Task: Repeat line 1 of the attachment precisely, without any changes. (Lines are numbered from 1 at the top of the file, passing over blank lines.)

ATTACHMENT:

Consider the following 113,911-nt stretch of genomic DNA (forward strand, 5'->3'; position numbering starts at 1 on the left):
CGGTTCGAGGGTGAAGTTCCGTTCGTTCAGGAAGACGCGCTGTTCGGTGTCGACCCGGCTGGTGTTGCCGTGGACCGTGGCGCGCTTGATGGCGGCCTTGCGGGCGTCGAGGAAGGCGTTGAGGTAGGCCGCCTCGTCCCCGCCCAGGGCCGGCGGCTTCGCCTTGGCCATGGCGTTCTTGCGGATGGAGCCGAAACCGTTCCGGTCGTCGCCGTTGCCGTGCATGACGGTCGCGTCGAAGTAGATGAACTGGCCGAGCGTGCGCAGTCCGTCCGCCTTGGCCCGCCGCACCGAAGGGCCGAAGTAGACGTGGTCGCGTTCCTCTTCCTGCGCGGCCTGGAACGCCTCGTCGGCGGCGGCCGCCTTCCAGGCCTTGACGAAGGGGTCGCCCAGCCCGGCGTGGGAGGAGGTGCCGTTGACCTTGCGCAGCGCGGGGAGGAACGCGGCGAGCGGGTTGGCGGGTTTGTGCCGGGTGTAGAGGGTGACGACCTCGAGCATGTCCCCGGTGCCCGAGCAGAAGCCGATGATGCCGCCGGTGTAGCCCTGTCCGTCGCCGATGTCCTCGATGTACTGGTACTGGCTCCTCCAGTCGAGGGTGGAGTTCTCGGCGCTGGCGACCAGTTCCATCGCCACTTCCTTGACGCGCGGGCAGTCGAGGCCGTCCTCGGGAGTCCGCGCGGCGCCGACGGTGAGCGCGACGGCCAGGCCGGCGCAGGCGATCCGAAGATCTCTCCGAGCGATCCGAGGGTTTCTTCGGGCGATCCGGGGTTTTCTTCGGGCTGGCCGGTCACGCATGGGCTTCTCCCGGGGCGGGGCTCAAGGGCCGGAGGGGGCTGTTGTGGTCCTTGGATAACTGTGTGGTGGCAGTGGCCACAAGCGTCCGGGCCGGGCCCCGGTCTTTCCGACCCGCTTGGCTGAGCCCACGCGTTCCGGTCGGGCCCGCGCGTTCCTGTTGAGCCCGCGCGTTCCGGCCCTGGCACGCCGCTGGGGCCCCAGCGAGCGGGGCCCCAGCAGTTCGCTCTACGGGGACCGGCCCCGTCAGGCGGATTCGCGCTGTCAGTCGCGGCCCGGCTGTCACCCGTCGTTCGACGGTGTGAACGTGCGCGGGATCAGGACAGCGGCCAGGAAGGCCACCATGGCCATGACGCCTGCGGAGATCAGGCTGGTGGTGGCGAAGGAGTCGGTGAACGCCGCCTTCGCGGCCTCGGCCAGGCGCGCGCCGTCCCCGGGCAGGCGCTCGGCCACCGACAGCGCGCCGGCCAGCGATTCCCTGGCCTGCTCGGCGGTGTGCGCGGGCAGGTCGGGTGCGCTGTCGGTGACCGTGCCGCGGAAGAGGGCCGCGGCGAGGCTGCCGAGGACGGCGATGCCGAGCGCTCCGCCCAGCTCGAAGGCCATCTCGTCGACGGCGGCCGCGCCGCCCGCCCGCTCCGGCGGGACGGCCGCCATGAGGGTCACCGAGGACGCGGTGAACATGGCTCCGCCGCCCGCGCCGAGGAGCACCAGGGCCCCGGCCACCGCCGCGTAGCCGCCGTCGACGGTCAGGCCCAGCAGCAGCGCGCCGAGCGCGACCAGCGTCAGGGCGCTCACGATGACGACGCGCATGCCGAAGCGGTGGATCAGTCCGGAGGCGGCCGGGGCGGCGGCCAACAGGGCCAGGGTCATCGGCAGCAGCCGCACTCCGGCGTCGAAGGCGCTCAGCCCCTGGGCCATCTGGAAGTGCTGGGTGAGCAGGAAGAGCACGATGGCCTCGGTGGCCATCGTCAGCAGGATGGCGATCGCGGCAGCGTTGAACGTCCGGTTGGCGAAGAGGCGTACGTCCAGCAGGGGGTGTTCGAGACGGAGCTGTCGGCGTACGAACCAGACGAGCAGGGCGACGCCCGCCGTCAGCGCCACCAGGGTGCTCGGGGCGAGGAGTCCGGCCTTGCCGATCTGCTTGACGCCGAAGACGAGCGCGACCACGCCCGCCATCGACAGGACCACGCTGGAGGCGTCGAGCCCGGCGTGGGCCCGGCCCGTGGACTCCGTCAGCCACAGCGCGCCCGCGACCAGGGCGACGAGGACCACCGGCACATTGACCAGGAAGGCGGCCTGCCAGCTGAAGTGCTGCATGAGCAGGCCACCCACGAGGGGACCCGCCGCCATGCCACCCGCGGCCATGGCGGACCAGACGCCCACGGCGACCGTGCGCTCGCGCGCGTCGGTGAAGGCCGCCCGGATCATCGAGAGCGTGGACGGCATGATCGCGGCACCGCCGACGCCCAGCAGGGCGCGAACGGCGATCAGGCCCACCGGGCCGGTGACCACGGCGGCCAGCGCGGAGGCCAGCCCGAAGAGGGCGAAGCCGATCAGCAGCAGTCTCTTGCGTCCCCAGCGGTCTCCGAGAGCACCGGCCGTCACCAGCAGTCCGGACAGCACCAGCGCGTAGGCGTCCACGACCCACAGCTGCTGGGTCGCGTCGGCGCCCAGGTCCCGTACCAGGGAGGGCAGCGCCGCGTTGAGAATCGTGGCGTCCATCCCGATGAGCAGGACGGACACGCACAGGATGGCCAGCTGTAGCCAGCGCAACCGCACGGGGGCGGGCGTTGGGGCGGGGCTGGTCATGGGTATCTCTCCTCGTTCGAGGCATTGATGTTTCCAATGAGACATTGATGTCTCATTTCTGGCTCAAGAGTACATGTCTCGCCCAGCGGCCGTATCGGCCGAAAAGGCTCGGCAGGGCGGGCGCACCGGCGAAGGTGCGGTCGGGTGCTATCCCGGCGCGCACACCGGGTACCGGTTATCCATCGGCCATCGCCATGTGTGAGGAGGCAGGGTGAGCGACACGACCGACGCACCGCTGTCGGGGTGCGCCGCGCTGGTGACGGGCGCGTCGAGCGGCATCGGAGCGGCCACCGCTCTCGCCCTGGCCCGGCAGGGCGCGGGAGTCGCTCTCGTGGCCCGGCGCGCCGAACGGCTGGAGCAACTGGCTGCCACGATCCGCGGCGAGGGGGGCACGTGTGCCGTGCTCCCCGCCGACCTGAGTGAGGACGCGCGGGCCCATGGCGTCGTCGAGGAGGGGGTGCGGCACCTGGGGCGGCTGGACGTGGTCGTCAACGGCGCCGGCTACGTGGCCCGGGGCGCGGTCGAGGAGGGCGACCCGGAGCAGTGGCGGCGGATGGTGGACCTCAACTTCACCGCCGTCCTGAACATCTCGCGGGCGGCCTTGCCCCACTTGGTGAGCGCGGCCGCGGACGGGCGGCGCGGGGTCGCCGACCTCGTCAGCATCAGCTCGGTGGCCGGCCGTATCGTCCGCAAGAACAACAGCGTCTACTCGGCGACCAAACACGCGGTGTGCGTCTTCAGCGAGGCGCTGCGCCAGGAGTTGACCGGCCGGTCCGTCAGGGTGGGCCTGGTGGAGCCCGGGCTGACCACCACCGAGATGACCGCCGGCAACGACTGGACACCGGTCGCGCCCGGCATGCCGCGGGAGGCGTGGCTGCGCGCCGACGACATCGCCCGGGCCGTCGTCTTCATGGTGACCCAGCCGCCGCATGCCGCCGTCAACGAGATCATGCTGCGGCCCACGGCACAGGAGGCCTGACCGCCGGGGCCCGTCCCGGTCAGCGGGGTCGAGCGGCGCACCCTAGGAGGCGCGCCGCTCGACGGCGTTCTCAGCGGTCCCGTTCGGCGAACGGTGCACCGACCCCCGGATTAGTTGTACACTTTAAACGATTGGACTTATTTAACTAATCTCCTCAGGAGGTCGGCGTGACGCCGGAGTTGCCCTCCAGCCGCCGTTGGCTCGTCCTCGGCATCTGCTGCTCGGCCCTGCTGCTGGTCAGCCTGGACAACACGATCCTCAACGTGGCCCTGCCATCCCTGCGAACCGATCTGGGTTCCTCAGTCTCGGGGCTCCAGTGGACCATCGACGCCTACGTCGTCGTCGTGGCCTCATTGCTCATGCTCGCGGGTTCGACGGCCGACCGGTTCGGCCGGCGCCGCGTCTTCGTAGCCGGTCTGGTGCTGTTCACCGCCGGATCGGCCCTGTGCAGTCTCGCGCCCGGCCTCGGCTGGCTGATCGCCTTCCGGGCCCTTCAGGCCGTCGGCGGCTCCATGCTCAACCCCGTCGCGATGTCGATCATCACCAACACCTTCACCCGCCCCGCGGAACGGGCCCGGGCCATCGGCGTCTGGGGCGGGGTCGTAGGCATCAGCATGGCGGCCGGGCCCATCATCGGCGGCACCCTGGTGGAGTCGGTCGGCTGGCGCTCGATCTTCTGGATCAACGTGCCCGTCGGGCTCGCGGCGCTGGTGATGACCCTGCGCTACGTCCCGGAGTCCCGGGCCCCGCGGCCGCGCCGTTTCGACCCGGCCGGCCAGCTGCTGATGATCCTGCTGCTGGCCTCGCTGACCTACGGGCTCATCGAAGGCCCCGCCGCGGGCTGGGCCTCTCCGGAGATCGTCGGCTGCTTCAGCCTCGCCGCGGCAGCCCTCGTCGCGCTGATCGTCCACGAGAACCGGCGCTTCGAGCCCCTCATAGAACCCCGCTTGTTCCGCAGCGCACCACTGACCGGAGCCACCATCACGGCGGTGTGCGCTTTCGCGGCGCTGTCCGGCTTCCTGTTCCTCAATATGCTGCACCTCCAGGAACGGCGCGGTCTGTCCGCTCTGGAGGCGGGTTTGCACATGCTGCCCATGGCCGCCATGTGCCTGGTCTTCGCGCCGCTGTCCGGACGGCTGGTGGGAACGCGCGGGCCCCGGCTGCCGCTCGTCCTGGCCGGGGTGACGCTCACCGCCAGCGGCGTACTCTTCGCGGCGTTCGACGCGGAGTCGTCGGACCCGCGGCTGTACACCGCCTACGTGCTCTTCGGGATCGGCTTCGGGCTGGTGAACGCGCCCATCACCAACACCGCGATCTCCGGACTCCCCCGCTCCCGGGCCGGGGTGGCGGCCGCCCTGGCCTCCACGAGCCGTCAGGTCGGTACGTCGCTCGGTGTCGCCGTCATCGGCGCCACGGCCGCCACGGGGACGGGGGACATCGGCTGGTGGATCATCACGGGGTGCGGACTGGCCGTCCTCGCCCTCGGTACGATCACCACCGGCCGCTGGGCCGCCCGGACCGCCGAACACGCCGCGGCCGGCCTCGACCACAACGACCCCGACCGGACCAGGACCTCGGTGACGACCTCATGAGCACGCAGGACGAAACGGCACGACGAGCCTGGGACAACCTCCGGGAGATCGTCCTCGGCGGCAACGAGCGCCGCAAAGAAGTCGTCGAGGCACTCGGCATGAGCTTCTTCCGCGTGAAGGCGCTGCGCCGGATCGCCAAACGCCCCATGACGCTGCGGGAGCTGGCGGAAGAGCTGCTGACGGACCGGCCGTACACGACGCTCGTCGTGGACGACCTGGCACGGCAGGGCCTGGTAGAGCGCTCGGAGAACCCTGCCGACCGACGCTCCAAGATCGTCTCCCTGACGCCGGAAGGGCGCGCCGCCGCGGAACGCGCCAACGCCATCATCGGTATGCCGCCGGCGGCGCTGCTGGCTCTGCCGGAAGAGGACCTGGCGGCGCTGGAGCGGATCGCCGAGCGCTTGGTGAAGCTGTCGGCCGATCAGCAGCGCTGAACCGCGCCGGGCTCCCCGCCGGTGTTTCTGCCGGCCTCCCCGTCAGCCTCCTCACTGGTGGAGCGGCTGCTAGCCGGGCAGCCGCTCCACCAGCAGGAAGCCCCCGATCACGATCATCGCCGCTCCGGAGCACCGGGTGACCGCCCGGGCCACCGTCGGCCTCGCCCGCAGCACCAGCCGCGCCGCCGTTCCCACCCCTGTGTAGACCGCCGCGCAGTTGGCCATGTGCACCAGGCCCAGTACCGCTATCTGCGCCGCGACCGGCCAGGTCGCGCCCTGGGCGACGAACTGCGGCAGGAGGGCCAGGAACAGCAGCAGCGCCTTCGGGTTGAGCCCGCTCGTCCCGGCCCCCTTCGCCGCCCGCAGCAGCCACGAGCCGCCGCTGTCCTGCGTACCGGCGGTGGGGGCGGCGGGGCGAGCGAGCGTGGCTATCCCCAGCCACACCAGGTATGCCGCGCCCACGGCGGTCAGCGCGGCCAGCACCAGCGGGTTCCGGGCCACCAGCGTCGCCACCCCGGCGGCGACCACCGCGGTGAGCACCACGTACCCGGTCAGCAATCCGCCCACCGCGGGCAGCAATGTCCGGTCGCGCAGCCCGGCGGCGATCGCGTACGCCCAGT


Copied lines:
Consider the following 113,911-nt stretch of genomic DNA (forward strand, 5'->3'; position numbering starts at 1 on the left):